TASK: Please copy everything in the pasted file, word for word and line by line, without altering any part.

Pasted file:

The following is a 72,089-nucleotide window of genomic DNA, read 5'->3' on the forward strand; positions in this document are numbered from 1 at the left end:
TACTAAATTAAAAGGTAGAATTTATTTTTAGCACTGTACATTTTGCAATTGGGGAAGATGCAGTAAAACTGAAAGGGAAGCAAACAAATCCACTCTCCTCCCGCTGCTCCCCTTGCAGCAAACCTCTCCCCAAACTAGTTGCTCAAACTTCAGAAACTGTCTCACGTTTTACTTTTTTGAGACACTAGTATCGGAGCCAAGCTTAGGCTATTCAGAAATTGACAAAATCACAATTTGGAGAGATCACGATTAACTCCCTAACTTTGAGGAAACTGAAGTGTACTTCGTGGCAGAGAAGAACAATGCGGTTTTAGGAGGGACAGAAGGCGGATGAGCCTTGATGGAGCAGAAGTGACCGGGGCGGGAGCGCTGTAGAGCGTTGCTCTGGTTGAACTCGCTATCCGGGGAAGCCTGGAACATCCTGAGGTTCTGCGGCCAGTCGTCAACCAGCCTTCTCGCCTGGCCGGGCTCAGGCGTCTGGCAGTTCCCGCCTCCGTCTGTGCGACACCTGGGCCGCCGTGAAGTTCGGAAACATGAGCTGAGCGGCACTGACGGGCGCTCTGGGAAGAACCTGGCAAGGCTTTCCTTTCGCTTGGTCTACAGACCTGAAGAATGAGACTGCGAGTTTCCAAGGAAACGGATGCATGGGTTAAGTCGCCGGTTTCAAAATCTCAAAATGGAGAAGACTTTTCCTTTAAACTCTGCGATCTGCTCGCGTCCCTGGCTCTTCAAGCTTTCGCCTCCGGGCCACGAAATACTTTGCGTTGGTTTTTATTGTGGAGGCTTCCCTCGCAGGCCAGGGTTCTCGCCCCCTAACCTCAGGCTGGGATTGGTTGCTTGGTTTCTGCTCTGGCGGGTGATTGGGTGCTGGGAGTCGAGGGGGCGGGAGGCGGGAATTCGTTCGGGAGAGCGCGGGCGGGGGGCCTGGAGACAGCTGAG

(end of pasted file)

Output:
The following is a 72,089-nucleotide window of genomic DNA, read 5'->3' on the forward strand; positions in this document are numbered from 1 at the left end:
TACTAAATTAAAAGGTAGAATTTATTTTTAGCACTGTACATTTTGCAATTGGGGAAGATGCAGTAAAACTGAAAGGGAAGCAAACAAATCCACTCTCCTCCCGCTGCTCCCCTTGCAGCAAACCTCTCCCCAAACTAGTTGCTCAAACTTCAGAAACTGTCTCACGTTTTACTTTTTTGAGACACTAGTATCGGAGCCAAGCTTAGGCTATTCAGAAATTGACAAAATCACAATTTGGAGAGATCACGATTAACTCCCTAACTTTGAGGAAACTGAAGTGTACTTCGTGGCAGAGAAGAACAATGCGGTTTTAGGAGGGACAGAAGGCGGATGAGCCTTGATGGAGCAGAAGTGACCGGGGCGGGAGCGCTGTAGAGCGTTGCTCTGGTTGAACTCGCTATCCGGGGAAGCCTGGAACATCCTGAGGTTCTGCGGCCAGTCGTCAACCAGCCTTCTCGCCTGGCCGGGCTCAGGCGTCTGGCAGTTCCCGCCTCCGTCTGTGCGACACCTGGGCCGCCGTGAAGTTCGGAAACATGAGCTGAGCGGCACTGACGGGCGCTCTGGGAAGAACCTGGCAAGGCTTTCCTTTCGCTTGGTCTACAGACCTGAAGAATGAGACTGCGAGTTTCCAAGGAAACGGATGCATGGGTTAAGTCGCCGGTTTCAAAATCTCAAAATGGAGAAGACTTTTCCTTTAAACTCTGCGATCTGCTCGCGTCCCTGGCTCTTCAAGCTTTCGCCTCCGGGCCACGAAATACTTTGCGTTGGTTTTTATTGTGGAGGCTTCCCTCGCAGGCCAGGGTTCTCGCCCCCTAACCTCAGGCTGGGATTGGTTGCTTGGTTTCTGCTCTGGCGGGTGATTGGGTGCTGGGAGTCGAGGGGGCGGGAGGCGGGAATTCGTTCGGGAGAGCGCGGGCGGGGGGCCTGGAGACAGCTGAG